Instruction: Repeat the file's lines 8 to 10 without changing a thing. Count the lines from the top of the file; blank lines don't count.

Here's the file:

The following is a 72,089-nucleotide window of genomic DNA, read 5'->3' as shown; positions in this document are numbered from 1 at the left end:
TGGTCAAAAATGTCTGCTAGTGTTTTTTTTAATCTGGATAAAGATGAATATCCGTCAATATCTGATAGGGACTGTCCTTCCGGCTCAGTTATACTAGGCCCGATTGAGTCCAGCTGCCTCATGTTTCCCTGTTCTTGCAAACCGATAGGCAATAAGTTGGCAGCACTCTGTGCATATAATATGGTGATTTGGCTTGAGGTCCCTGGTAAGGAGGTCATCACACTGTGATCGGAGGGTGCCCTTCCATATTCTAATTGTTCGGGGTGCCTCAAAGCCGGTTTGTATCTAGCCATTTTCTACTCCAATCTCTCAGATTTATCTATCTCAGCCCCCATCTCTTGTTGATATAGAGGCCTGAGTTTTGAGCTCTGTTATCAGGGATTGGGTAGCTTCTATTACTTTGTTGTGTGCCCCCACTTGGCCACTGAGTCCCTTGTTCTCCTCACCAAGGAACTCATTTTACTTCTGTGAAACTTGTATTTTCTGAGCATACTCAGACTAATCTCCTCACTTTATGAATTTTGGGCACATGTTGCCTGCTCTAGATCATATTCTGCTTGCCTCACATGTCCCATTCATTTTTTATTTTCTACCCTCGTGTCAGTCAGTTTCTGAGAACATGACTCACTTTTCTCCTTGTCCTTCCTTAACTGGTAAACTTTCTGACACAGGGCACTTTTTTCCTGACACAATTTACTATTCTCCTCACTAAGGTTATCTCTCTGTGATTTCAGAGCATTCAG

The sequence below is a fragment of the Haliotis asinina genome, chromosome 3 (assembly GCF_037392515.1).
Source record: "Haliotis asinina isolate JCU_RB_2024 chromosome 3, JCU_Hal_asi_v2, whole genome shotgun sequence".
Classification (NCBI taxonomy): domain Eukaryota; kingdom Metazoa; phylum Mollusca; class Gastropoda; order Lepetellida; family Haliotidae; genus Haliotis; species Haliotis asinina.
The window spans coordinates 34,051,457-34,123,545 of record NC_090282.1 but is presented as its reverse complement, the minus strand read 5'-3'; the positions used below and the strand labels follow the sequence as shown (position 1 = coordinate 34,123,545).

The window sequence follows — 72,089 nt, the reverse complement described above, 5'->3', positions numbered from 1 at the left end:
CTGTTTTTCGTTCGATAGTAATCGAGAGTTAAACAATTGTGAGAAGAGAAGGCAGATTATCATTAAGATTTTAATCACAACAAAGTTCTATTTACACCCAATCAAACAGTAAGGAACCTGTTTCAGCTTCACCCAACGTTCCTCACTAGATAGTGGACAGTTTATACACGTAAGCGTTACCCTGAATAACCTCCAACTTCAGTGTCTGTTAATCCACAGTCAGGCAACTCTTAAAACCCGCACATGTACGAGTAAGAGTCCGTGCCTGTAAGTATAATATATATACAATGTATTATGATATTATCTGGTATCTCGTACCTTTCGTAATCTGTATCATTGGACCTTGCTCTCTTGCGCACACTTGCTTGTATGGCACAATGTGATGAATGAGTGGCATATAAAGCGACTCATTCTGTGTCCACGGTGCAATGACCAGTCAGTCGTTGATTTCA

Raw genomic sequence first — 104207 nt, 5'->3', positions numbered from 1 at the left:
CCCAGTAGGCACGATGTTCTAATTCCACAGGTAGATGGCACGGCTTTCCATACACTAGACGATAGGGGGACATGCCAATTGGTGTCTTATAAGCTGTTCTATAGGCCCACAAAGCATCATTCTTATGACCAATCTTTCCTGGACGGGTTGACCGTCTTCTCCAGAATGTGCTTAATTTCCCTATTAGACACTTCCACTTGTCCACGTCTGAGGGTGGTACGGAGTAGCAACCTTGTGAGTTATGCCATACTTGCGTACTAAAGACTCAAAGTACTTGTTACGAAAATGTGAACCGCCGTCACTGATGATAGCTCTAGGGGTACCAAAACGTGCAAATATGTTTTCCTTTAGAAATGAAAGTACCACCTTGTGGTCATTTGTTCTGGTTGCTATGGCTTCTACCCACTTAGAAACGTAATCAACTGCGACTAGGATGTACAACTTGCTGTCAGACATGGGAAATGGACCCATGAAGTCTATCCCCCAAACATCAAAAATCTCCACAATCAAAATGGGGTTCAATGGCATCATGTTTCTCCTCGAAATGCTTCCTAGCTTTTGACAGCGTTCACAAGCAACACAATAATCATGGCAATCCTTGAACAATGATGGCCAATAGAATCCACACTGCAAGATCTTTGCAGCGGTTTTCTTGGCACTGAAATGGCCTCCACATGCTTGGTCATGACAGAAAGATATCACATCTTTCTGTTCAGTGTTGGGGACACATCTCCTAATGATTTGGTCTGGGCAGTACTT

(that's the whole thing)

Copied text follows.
CTGTTTTTCGTTCGATAGTAATCGAGAGTTAAACAATTGTGAGAAGAGAAGGCAGATTATCATTAAGATTTTAATCACAACAAAGTTCTATTTACACCCAATCAAACAGTAAGGAACCTGTTTCAGCTTCACCCAACGTTCCTCACTAGATAGTGGACAGTTTATACACGTAAGCGTTACCCTGAATAACCTCCAACTTCAGTGTCTGTTAATCCACAGTCAGGCAACTCTTAAAACCCGCACATGTACGAGTAAGAGTCCGTGCCTGTAAGTATAATATATATACAATGTATTATGATATTATCTGGTATCTCGTACCTTTCGTAATCTGTATCATTGGACCTTGCTCTCTTGCGCACACTTGCTTGTATGGCACAATGTGATGAATGAGTGGCATATAAAGCGACTCATTCTGTGTCCACGGTGCAATGACCAGTCAGTCGTTGATTTCA

Raw genomic sequence first — 104207 nt, 5'->3', positions numbered from 1 at the left:
CCCAGTAGGCACGATGTTCTAATTCCACAGGTAGATGGCACGGCTTTCCATACACTAGACGATAGGGGGACATGCCAATTGGTGTCTTATAAGCTGTTCTATAGGCCCACAAAGCATCATTCTTATGACCAATCTTTCCTGGACGGGTTGACCGTCTTCTCCAGAATGTGCTTAATTTCCCTATTAGACACTTCCACTTGTCCACGTCTGAGGGTGGTACGGAGTAGCAACCTTGTGAGTTATGCCATACTTGCGTACTAAAGACTCAAAGTACTTGTTACGAAAATGTGAACCGCCGTCACTGATGATAGCTCTAGGGGTACCAAAACGTGCAAATATGTTTTCCTTTAGAAATGAAAGTACCACCTTGTGGTCATTTGTTCTGGTTGCTATGGCTTCTACCCACTTAGAAACGTAATCAACTGCGACTAGGATGTACAACTTGCTGTCAGACATGGGAAATGGACCCATGAAGTCTATCCCCCAAACATCAAAAATCTCCACAATCAAAATGGGGTTCAATGGCATCATGTTTCTCCTCGAAATGCTTCCTAGCTTTTGACAGCGTTCACAAGCAACACAATAATCATGGCAATCCTTGAACAATGATGGCCAATAGAATCCACACTGCAAGATCTTTGCAGCGGTTTTCTTGGCACTGAAATGGCCTCCACATGCTTGGTCATGACAGAAAGATATCACATCTTTCTGTTCAGTGTTGGGGACACATCTCCTAATGATTTGGTCTGGGCAGTACTT